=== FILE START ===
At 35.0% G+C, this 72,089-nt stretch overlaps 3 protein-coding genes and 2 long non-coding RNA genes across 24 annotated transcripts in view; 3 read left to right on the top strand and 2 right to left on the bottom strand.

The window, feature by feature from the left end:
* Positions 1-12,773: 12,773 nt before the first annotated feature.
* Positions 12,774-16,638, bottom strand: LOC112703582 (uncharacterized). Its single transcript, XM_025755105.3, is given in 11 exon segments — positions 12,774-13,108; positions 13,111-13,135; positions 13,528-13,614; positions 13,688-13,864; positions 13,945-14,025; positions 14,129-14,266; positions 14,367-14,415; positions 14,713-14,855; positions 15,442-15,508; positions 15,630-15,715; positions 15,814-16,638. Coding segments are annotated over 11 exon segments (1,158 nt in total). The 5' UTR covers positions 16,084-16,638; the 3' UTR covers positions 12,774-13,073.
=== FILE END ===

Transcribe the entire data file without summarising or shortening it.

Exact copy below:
At 35.0% G+C, this 72,089-nt stretch overlaps 3 protein-coding genes and 2 long non-coding RNA genes across 24 annotated transcripts in view; 3 read left to right on the top strand and 2 right to left on the bottom strand.

The window, feature by feature from the left end:
* Positions 1-12,773: 12,773 nt before the first annotated feature.
* Positions 12,774-16,638, bottom strand: LOC112703582 (uncharacterized). Its single transcript, XM_025755105.3, is given in 11 exon segments — positions 12,774-13,108; positions 13,111-13,135; positions 13,528-13,614; positions 13,688-13,864; positions 13,945-14,025; positions 14,129-14,266; positions 14,367-14,415; positions 14,713-14,855; positions 15,442-15,508; positions 15,630-15,715; positions 15,814-16,638. Coding segments are annotated over 11 exon segments (1,158 nt in total). The 5' UTR covers positions 16,084-16,638; the 3' UTR covers positions 12,774-13,073.